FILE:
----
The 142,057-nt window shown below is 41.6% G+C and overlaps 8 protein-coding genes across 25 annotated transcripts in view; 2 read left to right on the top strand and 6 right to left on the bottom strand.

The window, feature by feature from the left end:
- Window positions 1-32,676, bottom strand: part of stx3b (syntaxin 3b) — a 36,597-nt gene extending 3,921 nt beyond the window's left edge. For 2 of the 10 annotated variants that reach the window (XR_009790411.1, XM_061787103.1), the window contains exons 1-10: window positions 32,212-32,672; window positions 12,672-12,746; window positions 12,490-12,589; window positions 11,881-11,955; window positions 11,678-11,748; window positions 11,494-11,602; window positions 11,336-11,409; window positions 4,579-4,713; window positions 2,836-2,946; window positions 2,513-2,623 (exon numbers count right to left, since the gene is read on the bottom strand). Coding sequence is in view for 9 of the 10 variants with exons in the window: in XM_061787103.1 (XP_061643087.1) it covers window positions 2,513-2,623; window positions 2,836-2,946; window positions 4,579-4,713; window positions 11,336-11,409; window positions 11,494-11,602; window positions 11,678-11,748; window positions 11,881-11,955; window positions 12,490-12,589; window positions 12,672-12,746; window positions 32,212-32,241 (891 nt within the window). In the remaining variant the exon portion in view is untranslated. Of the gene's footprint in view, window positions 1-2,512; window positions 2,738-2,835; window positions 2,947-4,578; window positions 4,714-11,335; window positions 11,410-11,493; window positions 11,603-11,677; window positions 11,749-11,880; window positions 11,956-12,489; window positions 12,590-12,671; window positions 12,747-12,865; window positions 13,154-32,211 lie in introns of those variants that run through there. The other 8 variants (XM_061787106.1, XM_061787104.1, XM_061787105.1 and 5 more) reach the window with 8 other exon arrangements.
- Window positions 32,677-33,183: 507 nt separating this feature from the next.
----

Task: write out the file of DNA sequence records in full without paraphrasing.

The 142,057-nt window shown below is 41.6% G+C and overlaps 8 protein-coding genes across 25 annotated transcripts in view; 2 read left to right on the top strand and 6 right to left on the bottom strand.

The window, feature by feature from the left end:
- Window positions 1-32,676, bottom strand: part of stx3b (syntaxin 3b) — a 36,597-nt gene extending 3,921 nt beyond the window's left edge. For 2 of the 10 annotated variants that reach the window (XR_009790411.1, XM_061787103.1), the window contains exons 1-10: window positions 32,212-32,672; window positions 12,672-12,746; window positions 12,490-12,589; window positions 11,881-11,955; window positions 11,678-11,748; window positions 11,494-11,602; window positions 11,336-11,409; window positions 4,579-4,713; window positions 2,836-2,946; window positions 2,513-2,623 (exon numbers count right to left, since the gene is read on the bottom strand). Coding sequence is in view for 9 of the 10 variants with exons in the window: in XM_061787103.1 (XP_061643087.1) it covers window positions 2,513-2,623; window positions 2,836-2,946; window positions 4,579-4,713; window positions 11,336-11,409; window positions 11,494-11,602; window positions 11,678-11,748; window positions 11,881-11,955; window positions 12,490-12,589; window positions 12,672-12,746; window positions 32,212-32,241 (891 nt within the window). In the remaining variant the exon portion in view is untranslated. Of the gene's footprint in view, window positions 1-2,512; window positions 2,738-2,835; window positions 2,947-4,578; window positions 4,714-11,335; window positions 11,410-11,493; window positions 11,603-11,677; window positions 11,749-11,880; window positions 11,956-12,489; window positions 12,590-12,671; window positions 12,747-12,865; window positions 13,154-32,211 lie in introns of those variants that run through there. The other 8 variants (XM_061787106.1, XM_061787104.1, XM_061787105.1 and 5 more) reach the window with 8 other exon arrangements.
- Window positions 32,677-33,183: 507 nt separating this feature from the next.